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Viewpoint: Honor those working to keep our community safe

The week of May 14 is National Police Week, with May 15 being National Peace Officer's Memorial Day.

This past year was a deadly year for law enforcement with 63 of the 146 law enforcement professionals killed in 2016 being killed by gunfire. On May 15, the names of the officers killed in 2016 will be engraved on the National Law Enforcement Memorial wall in Washington, D.C., as family, friends and peers in attendance remember their sacrifice. These members of the law enforcement community gave their lives in service to their community and dedication to the law enforcement profession and belief in the Police Officer Code of Ethics.

The Police Officer Code of Ethics was revised in 1989 by the International Association of Chiefs of Police, and every year the Minnesota Chiefs of Police begin their executive training institute by reciting the code and vowing to do our best to live up to the high standards of the code:


As a Law Enforcement Officer, my fundamental duty is to serve mankind, to safeguard lives and property, to protect the innocent against deception, the weak against oppression or intimidation, and the peaceful against violence or disorder, and to respect the Constitutional rights of all people to liberty, equality and justice. I will keep my private life unsullied as an example to all; maintain courageous calm in the face of danger, scorn or ridicule; develop self-restraint; and be constantly mindful of the welfare of others. Honest in thought and deed in both my personal and official life, I will be exemplary in obeying the laws of the land and the regulations of my department. Whatever I see or hear of a confidential nature or that is confided to me in any official capacity will be kept ever secret unless revelation is necessary in the performance of my duty. I will never act officiously or permit personal feelings, prejudice, animosities or friendships to influence my decisions. With no compromise for crime and the relentless prosecution of criminals, I will enforce the law courteously and appropriately without fear or favor, malice or ill will, never employing unnecessary force or violence and never accepting gratuities. I recognize the badge of my office as a symbol of public faith, and accept it, as a public trust to be held so long as I am true to the ethics of police service. I will constantly strive to achieve these objectives and ideals, dedicating myself before God to my chosen profession ... law enforcement.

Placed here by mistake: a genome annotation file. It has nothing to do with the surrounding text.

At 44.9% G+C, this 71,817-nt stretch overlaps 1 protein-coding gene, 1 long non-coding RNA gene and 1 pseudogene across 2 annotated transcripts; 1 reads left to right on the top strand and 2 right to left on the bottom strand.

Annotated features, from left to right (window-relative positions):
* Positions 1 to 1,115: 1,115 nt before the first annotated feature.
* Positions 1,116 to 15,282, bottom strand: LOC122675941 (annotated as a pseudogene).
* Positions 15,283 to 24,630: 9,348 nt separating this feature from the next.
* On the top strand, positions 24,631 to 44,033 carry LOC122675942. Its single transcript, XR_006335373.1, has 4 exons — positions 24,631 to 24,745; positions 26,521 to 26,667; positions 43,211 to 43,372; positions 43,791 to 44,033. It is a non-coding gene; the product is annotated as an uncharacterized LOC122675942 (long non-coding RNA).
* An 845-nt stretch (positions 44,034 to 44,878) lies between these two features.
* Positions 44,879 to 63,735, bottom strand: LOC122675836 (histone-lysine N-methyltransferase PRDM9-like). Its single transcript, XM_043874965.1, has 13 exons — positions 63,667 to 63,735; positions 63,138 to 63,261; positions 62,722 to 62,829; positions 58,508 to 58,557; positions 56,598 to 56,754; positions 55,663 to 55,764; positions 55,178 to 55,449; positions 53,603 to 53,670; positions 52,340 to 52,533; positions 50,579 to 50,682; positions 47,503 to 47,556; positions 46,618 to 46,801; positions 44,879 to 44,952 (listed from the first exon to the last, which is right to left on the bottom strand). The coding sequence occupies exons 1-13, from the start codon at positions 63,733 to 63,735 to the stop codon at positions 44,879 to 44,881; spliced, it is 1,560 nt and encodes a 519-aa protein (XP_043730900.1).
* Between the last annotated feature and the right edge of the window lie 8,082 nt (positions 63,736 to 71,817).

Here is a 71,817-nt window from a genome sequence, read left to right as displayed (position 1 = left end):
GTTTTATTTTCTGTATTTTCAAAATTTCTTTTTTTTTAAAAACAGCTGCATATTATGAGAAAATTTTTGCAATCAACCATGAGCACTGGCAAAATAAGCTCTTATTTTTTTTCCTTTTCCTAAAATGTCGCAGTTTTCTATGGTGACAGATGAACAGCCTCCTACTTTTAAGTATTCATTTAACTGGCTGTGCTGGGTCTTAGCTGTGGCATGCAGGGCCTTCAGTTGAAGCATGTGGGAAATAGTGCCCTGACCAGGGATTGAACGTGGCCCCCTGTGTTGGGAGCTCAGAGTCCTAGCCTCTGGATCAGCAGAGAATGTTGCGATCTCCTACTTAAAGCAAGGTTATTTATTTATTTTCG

As we remember those that gave their lives in the defense of our communities and the Constitution of the United States, may we always strive to uphold the Police Officer Code of Ethics. I am proud to work with the law enforcement professionals of Goodhue County and especially the men and women of the Red Wing Police Department as we work to keep our community safe.

I invite the community to attend our annual Law Enforcement Memorial Service noon Wednesday, May 17, in the Goodhue County Law Enforcement Center Rotunda, as we remember Chief James Daily, Officer John Peterson who died in the line of duty for the city of Red Wing, Officer Shawn Schneider of the Lake City Police Department and Detention Deputy Tom Carroll of the Goodhue County Sheriff's Office.